Captain William T. Anderson

William and Martha Anderson, Bill's parents came to Randolph County in 1840. This is the same year Bill was born. He had an older brother Ellis, younger brother James and younger sisters Mary C., Josephine and Martha. Mrs. Anderson's parents, William and Mahala Tomason also lived with the family. Bill's father was a professional Hatter and was a Charter Member of the I.O.O.F. Lodge here in 1847. The family lived north of town on the J.D. Hammet farm and in town near the Rake factory on West Depot Street. They later moved south of town in the Hagar school area to be nearer to relatives. In 1850 Bill's father went with a group of men from the county to the California Gold Fields. During this time away, Bill and his brothers were the heads of the family and their relationship with their sisters was both brotherly and fatherly. Bill attended school in town located near the corner of east Mulberry and north Oak street and the Hagar school south of town. As Pro-Southern settlers the family moved to Agnes City, Kansas in 1857.

It is believed that Bill served in the Missouri State Guard up until the withdrawal from Lexington, at which time he returned home. In March 1862, Bill's father was murdered by Pro-Northern neighbors in some type of dispute. Soon after the family moved back to Platte County, Missouri. By July, Bill and his brother Jim had joined with Quantrill's Partisan Rangers operating on the western border of Missouri. A year later, the Union authorities acting out of frustration for losing most all of their encounters with the guerrillas, decided to banish all Southerns in the area who were helping these men defend their homes. Mary and Josephine were arrested along with several other ladies in the area and imprisoned in an old hotel in Kansas City. On August 14, 1863 the building collapsed killing 14 year old Josephine and 3 others, and Mary being one of the badly injured. The anguish Bill felt was overwhelming and all Union Soldiers thereafter were shot on the spot that fell into his hands. This is the same policy that the Union had had for two years in Missouri. One lone Sergeant, that he hoped to exchange after Centralia, ever lived to tell about it.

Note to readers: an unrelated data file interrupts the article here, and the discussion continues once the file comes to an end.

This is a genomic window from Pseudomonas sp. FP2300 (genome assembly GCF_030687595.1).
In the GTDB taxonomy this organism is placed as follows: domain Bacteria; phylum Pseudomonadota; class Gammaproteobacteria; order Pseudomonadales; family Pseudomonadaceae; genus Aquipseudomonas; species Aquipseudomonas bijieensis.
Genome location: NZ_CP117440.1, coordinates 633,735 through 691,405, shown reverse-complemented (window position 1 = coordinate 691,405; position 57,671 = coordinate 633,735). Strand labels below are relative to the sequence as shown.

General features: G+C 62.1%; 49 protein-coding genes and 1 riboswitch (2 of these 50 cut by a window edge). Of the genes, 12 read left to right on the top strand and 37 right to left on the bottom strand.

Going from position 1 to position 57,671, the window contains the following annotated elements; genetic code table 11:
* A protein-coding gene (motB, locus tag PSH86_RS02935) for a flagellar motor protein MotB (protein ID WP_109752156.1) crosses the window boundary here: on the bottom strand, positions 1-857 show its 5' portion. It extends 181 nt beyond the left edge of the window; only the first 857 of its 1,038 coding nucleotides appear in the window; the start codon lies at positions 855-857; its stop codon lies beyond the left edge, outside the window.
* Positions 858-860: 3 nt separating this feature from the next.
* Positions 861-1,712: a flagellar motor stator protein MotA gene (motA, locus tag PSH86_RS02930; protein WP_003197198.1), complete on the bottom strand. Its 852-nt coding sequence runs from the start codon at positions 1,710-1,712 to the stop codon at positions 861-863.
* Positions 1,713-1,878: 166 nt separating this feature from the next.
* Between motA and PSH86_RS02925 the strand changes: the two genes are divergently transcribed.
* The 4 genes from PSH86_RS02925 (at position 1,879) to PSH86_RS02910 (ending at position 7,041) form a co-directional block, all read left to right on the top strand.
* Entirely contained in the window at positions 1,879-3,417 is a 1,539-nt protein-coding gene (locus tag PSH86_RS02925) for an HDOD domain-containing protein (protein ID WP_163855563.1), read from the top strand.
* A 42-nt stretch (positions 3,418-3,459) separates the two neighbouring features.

Bill was killed in action October 26, 1864 near present day Orrick, Missouri. He was leading a charge through Union lines, seeing several comrades down, turned to help. His horse was shot and became uncontrollable and he was stuck down by a volley. The pain and anguish of losing a father, sister and numerous friends was over for this young man of 24. Can anyone say for certain, that under the same circumstances that they would have acted any different. When justice is aligned against you, your friends and family, denied you by force of arms, you either find your own, die trying or bow and surrender.

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